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dbrowne@theeia.com
0845 057 3578

 

Derek Browne

Chief Executive Officer & Founder

 
“I believe 100% in education – but there’s nothing old school about me!”

 

 My EIA story – I want to pass my success on and on and on…

After advising me to become a postman age 18, I told my teachers I wanted to be a trader. They suggested I asked the bloke at the local stall on Saturday. I applied for a role at the ‘Securities and Investment Board ‘as an ‘A’ level trainee. My journey in the city began at Barings Investment Bank, where I enjoyed a well-paid job a dynamic career and met people who inspired me.

 

You have to know the rules to create new ones

I went on to work for the City Regulator, the Securities and Investment Board (now evolved as the Financial Conduct Authority). My career developed at Barings as a trader running a Foreign Exchange Desk and I moved onto Merrill Lynch International Private Banking as an Ultra High-Net Worth Senior Private Banker.

 

While at Merrill Lynch, I became a partner in the largest team in Europe. In this capacity, I advised many of the UK’s leading entrepreneurs on financial and investment affairs.

 

We can all create our own future

That’s when I realised that what I did was something that loads of young people could do. Not just kids like me. People at private schools, state schools and universities - because exams just aren’t enough to get you a job any more. I want to put my city skills to good use. Because one thing I’ve learned is that you need energy, passion and confidence in your own abilities. That’s why I set up Entrepreneurs in Action. I didn’t hang about – I’m a former international triple jumper after all. And in 2006 we were awarded The Queen’s Award for Enterprise Promotion. I was voted a finalist at the 2006 Daily Telegraph Business Personality of the Year Award.

 

How did I do it?

While I worked for Barings I followed my passion for athletics and competed internationally as a triple jumper in the UK and Europe, winning medals at national and international level. I was an ambassador for the Queen’s award, giving the closing speech to all recipients for the Queen’s Award for Enterprise Promotion in 2007.

 

I’m telling you that because I don’t give up easily. I’m highly motivated, driven and competitive. I have a degree now, but when I didn’t have the best set of exam results, it didn’t stop me from 1, dreaming and achieving and 2, for being selected and chosen for a city career. Because I believe that it’s people’s talent, passions and skills that make them stand out and ultimately be employable. If you improve someone’s confidence and self-belief, you’re several steps nearer getting a job.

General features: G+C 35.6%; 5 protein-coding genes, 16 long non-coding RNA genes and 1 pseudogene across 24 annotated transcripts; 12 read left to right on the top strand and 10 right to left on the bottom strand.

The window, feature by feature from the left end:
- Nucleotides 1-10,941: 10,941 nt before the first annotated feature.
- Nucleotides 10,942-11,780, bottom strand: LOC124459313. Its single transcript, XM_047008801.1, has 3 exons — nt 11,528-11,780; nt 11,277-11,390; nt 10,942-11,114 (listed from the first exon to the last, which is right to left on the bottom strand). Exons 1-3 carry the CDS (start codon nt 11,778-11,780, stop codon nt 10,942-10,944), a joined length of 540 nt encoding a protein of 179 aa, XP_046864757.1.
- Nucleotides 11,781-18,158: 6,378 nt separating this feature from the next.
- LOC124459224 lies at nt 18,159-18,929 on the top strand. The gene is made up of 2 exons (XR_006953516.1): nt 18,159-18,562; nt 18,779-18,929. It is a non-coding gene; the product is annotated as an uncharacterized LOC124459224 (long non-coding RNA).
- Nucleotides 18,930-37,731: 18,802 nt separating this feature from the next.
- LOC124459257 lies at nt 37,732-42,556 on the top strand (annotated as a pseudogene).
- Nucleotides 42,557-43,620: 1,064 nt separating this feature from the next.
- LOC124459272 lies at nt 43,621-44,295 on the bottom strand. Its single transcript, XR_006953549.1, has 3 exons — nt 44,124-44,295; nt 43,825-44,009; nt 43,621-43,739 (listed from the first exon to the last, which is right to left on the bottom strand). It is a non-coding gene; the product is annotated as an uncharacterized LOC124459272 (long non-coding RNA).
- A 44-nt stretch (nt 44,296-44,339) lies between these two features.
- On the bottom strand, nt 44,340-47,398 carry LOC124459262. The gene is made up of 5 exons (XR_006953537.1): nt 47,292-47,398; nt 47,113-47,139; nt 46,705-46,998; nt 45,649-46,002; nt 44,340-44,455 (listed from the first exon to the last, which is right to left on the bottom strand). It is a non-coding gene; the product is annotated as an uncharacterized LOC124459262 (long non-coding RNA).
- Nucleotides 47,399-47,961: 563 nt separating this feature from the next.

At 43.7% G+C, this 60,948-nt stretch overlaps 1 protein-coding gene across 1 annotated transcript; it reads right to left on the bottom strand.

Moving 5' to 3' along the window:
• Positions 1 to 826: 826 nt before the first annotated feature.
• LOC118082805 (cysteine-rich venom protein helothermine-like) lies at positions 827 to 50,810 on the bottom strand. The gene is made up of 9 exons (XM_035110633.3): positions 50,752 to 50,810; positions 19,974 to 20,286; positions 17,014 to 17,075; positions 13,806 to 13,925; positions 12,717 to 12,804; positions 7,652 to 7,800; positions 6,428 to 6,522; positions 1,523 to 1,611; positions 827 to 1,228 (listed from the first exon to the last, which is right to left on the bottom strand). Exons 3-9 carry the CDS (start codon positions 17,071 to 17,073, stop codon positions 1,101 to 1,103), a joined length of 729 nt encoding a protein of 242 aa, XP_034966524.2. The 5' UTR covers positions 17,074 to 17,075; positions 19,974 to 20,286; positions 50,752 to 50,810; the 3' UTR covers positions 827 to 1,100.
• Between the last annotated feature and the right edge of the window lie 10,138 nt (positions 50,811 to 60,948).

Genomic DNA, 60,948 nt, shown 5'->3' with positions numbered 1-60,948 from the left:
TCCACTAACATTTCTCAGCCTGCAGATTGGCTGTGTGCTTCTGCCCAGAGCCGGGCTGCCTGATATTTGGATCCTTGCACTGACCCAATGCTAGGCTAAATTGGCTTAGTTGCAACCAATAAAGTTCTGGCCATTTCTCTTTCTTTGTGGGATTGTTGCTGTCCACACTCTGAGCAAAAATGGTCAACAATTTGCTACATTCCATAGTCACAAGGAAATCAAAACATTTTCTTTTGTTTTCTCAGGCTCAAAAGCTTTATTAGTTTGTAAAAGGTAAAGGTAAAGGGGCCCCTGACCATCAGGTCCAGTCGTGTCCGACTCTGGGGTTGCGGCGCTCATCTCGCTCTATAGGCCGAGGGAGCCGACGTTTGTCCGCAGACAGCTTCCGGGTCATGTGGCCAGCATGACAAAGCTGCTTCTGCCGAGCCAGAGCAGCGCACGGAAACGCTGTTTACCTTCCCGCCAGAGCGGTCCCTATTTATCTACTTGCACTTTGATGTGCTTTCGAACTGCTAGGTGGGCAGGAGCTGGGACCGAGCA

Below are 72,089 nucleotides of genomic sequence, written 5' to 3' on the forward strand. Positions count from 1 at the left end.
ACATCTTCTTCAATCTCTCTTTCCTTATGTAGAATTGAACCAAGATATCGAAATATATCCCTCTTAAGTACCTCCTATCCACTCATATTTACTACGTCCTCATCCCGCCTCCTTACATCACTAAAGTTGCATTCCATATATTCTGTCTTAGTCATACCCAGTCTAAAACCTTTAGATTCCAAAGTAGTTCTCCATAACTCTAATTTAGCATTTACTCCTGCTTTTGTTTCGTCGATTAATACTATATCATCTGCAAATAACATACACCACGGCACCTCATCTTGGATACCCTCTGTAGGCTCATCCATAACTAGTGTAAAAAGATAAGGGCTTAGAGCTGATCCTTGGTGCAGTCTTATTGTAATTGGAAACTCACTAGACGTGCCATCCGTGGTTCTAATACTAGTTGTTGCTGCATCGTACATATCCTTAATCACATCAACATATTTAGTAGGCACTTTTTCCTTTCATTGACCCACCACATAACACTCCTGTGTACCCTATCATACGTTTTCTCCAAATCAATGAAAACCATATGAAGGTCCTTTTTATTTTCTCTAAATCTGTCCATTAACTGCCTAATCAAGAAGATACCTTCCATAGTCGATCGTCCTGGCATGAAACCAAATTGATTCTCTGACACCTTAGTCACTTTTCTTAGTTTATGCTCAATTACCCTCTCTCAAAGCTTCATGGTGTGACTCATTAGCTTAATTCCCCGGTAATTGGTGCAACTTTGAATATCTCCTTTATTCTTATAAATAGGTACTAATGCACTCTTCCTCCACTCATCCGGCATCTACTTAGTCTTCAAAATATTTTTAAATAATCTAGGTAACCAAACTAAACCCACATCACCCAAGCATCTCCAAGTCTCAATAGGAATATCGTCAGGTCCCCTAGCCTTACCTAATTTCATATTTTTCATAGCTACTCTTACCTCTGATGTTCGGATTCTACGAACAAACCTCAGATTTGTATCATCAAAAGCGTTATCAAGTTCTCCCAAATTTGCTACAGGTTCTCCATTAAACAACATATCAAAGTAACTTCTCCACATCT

I want to pass my success on

Today I’m an award winning entrepreneur and international speaker. As well as an international athlete, I’m proud to have founded Entrepreneurs in Action, known as EiA. No ordinary company, EiA offers strategic consultancy. Together we deliver inspirational and entrepreneurial training programmes throughout education and leading business that deliver new futures for todays’ young people.

 

Yes, I enjoy working with executives from Waitrose, Aon, Transport for London, Serco and Virgin Atlantic, The Olympic Delivery Authority, The Nuclear Decommissioning Authority, Croydon and Tameside Councils on innovative talent engagement strategies and entrepreneurial programmes. I’ve also consulted and delivered programmes for the DFES and SSAT on 14-19 and enterprise strategies. But that’s not what’s important to me. I’m a changer and a motivator. I want to:

  • open up more opportunities in the workplace
  • encourage and nurture an entrepreneurial spirit
  • develop a ‘take control’, ‘ can do’ mindset
  • set with no limits to the success that a talented young person can achieve

 The employment climate is changing

There’s a flood of young people with degrees and not enough jobs, which need degrees out there. Internships are hard to get and go on forever without ever becoming jobs. Bright, passionate young people are losing their belief in the workplace. Our programmes are designed to give young people and employers a better chance of finding each other.

 

Faces and places

I’ve appeared on CNN, BBC News and C4’s Jamie’s Chef (Jamie Oliver) and I acted as business mentor to the 4 finalists for the duration of the programme. I’ve also been interviewed by the Financial Times, Telegraph, Independent on Sunday and The Economist.

 

I’m a regular contributor and speaker at National College of School Leadership and Windsor Leadership Trust. My passion for social mobility has led me to speak to parents, leaders and corporate heads come to hear me speak about social mobility conferences at Pembroke College, Oxford University, and Herbert Smith. I’ve also been a keynote speaker for SSAT National Enterprise conference. This year I’m taking part in the Sunday Times Sunday Times Festival of Education, an inspirational opportunity to debate and listen to senior leaders and explore issues relevant to both the state and independent sectors. In April 2008 I was appointed as a Visiting Professor at the Business School of the London Metropolitan University.

 

I am a Director of the Barbados Entrepreneurship Foundation, a charity focused on making Barbados the number one entrepreneurial hub of the world by 2020.

 

I really believe that if I can make a career – anyone can!

As you can see, I’ve made a lot of progress along my own career path. Now I want to make possibilities a probability for thousands of young people out there who are struggling to find a future in today’s world of work.

 
 
 
 
 

Steven Banjo: Student

 
 
 
 
 
 
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